Could it be his Uncle Jimmy was right, and we're all born with everything already intact, like "acorns" waiting to open and unfold into whatever kind of tree we'll be? Maybe so, because from the first day at the new school, things began to happen like they do, like the whole progression had been charted out, and he was simply showing up to play his part.

There he sat in the student cafeteria with the rest of the new students at Art Center's Orientation Day, listening to the school's dour-faced administrator, Midge Quinelle, describe how difficult their course of art education would be. It seems the administration expected, in fact encouraged as high a rate of attrition as possible. Many students would find they didn't fit in at Art Center – that they "simply couldn't cut it," and so be it – it was a necessarily efficient means of dispensing with the undeserving. The flashing would have to be trimmed off the prime casting before they could buff it to a high luster, and stamp it's bottom as an Art Center product.
It didn't bother him much, he didn't intend to be drummed out or lost overboard, but it did seem an inauspicious way to launch their fresh-faced careers. He doubted that whether a student "deserved" to be at Art Center or not would have much bearing on whether their tuition check got cashed. At that time it seemed a strangely antagonistic, and somewhat chaotic place.
At the break, the new students and some faculty congregated out back, on the big patio terrace with a perpetually hazy view of Pasadena, munching on crudités, and sipping seltzer – that new kind that came in blue glass bottles. He stood above by the railing, watching the crowd of his mostly doomed schoolmates schmoozing, forming early friendships and allegiances; cozying up to the teachers and department heads. The upscale kids mixed easily as though their success had been guaranteed, because strangely enough it had been, due to the politics and pay-offs common to their class. Many of them already had jobs awaiting with top agencies and the like, which was as it should be – their's was the art of the pre-existing, not of the as-yet-to-be-discovered. Kids who'd got there by the seat of their pants milled about hungrily on the edges, as did the uneasy Asians, struggling with English as a Second Language.

He walked down and grabbed a blue bottle and a cocktail paper plate of cut carrots and cucumber, and something caught his eye. The crowd opened up as though they were moved out of the way stage left and right on rolling risers, and there, alone on a concrete bench, sat a beautiful girl, her face a little bit twisted by tears. Heroic codependence swelled up in his chest. He suddenly had a purpose greater than simply engaging in the self-serving chit-chat.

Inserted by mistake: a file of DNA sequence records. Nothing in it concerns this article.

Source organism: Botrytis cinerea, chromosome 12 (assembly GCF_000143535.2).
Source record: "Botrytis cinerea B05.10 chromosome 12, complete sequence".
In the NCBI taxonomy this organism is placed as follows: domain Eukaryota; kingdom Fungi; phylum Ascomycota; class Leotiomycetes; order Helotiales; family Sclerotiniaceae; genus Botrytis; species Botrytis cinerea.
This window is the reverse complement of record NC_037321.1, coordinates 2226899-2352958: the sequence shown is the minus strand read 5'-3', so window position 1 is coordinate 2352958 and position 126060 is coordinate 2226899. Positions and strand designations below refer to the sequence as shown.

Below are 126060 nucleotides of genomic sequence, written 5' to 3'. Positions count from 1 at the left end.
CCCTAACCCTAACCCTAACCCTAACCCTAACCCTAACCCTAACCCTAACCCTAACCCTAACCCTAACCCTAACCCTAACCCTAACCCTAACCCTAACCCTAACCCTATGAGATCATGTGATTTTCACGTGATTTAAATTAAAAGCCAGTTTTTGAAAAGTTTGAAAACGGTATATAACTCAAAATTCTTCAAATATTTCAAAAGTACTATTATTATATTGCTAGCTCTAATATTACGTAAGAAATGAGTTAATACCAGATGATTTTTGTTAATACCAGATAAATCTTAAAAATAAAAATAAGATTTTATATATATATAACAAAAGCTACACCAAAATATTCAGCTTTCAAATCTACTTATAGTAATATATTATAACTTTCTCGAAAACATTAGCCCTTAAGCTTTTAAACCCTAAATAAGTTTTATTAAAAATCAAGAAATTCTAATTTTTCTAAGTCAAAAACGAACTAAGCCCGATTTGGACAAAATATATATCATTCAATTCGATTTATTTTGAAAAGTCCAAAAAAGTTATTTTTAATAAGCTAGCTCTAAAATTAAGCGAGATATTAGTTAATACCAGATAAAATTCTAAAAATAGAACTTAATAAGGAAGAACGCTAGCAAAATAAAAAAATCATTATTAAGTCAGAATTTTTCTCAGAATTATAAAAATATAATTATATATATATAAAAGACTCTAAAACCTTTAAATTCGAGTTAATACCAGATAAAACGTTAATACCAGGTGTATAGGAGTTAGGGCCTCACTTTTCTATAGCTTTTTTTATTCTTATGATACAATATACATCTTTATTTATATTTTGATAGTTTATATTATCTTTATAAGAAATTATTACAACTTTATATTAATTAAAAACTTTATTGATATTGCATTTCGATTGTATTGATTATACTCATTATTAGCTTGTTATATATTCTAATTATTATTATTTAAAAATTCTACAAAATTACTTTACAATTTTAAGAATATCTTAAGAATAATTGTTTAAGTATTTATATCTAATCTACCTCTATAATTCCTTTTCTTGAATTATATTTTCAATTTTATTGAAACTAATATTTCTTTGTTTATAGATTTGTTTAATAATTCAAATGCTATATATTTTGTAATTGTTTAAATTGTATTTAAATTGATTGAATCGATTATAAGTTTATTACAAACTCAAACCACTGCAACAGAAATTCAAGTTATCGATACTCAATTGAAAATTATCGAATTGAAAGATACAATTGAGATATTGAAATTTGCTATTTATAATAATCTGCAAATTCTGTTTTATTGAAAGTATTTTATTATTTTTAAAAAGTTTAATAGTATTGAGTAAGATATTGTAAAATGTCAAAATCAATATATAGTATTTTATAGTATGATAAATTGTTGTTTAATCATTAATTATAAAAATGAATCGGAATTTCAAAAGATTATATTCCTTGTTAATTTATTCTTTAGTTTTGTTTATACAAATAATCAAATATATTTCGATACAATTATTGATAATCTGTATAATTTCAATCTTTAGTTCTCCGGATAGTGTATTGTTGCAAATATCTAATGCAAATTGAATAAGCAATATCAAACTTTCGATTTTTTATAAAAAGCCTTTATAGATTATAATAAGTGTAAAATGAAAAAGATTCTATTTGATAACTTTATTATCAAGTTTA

He went and sat with her and asked why she was crying, but she didn't know really, it was just nerves perhaps. He put a carrot up his nose and she laughed. It was dumb, but it worked. He told her about the funny house he lived in, and the bar-b-que joint down the street, Gus's, that had neon chickens and pigs running down the side of their sign – and a Chef Pig on the menu, serving himself on a platter. With what he imagined to be the proper measure of jaunty suggestiveness, he asked her if she "would like to join his pork club?" To which she replied, "That depends on how many members there are in it" – and that about did it. That's how they met and fell in love.

The school was difficult, not because of the course load, but because of the unusually unnecessary rigidity of the the people who ran it – mostly Mormons as it turned out – insecure people whose moral foundation is knowingly built on a premise so bereft of credibility that their justification of faith and purpose must be willfully shifted to something more substantial, like commercial acknowledgment, financial success, or the canonical Jesus. They seemed to be confused about what an art school should be. No human expression was permitted on the polished concrete walls. No risky or possibly "avant garde" projects ever needed to be encouraged. Illustration and Fine Art majors required no up-to-date equipment – that was for the product designers and ad people only.
He had some good teachers who helped him see new horizons; and others who taught him more of what he had already learned in his life up to that point; but little of the good or bad of it mattered much at all when viewed through love-struck eyes. Like always, school was what you brought to it.